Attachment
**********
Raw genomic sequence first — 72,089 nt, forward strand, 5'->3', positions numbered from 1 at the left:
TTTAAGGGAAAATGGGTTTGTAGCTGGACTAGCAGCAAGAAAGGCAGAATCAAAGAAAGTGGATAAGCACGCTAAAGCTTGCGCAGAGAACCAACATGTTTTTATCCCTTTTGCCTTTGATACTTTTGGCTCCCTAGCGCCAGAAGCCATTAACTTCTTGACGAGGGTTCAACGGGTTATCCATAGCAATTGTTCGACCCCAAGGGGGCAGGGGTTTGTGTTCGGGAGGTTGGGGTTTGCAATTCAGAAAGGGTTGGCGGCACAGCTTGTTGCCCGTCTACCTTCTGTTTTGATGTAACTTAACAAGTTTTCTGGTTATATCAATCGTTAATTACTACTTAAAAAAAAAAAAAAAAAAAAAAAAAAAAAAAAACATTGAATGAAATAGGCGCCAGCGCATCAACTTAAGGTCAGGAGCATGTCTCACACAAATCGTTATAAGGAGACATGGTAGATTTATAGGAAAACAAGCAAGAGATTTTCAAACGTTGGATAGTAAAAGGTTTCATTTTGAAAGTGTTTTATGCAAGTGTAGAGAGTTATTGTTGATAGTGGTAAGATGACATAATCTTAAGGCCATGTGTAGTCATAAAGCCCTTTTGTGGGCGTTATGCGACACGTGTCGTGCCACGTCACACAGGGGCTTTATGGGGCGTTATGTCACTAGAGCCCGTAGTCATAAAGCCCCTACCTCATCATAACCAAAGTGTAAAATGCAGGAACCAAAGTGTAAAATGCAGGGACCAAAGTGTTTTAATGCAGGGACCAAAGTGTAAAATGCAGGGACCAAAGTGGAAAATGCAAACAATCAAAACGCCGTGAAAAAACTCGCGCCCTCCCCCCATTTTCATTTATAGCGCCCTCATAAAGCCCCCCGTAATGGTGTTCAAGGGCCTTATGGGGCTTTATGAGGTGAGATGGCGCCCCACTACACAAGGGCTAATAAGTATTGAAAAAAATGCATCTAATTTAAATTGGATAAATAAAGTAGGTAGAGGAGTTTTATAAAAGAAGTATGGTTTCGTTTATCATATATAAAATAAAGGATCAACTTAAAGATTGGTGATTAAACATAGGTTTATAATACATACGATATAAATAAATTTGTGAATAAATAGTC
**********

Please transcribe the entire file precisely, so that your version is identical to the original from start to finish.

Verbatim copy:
Raw genomic sequence first — 72,089 nt, forward strand, 5'->3', positions numbered from 1 at the left:
TTTAAGGGAAAATGGGTTTGTAGCTGGACTAGCAGCAAGAAAGGCAGAATCAAAGAAAGTGGATAAGCACGCTAAAGCTTGCGCAGAGAACCAACATGTTTTTATCCCTTTTGCCTTTGATACTTTTGGCTCCCTAGCGCCAGAAGCCATTAACTTCTTGACGAGGGTTCAACGGGTTATCCATAGCAATTGTTCGACCCCAAGGGGGCAGGGGTTTGTGTTCGGGAGGTTGGGGTTTGCAATTCAGAAAGGGTTGGCGGCACAGCTTGTTGCCCGTCTACCTTCTGTTTTGATGTAACTTAACAAGTTTTCTGGTTATATCAATCGTTAATTACTACTTAAAAAAAAAAAAAAAAAAAAAAAAAAAAAAAAACATTGAATGAAATAGGCGCCAGCGCATCAACTTAAGGTCAGGAGCATGTCTCACACAAATCGTTATAAGGAGACATGGTAGATTTATAGGAAAACAAGCAAGAGATTTTCAAACGTTGGATAGTAAAAGGTTTCATTTTGAAAGTGTTTTATGCAAGTGTAGAGAGTTATTGTTGATAGTGGTAAGATGACATAATCTTAAGGCCATGTGTAGTCATAAAGCCCTTTTGTGGGCGTTATGCGACACGTGTCGTGCCACGTCACACAGGGGCTTTATGGGGCGTTATGTCACTAGAGCCCGTAGTCATAAAGCCCCTACCTCATCATAACCAAAGTGTAAAATGCAGGAACCAAAGTGTAAAATGCAGGGACCAAAGTGTTTTAATGCAGGGACCAAAGTGTAAAATGCAGGGACCAAAGTGGAAAATGCAAACAATCAAAACGCCGTGAAAAAACTCGCGCCCTCCCCCCATTTTCATTTATAGCGCCCTCATAAAGCCCCCCGTAATGGTGTTCAAGGGCCTTATGGGGCTTTATGAGGTGAGATGGCGCCCCACTACACAAGGGCTAATAAGTATTGAAAAAAATGCATCTAATTTAAATTGGATAAATAAAGTAGGTAGAGGAGTTTTATAAAAGAAGTATGGTTTCGTTTATCATATATAAAATAAAGGATCAACTTAAAGATTGGTGATTAAACATAGGTTTATAATACATACGATATAAATAAATTTGTGAATAAATAGTC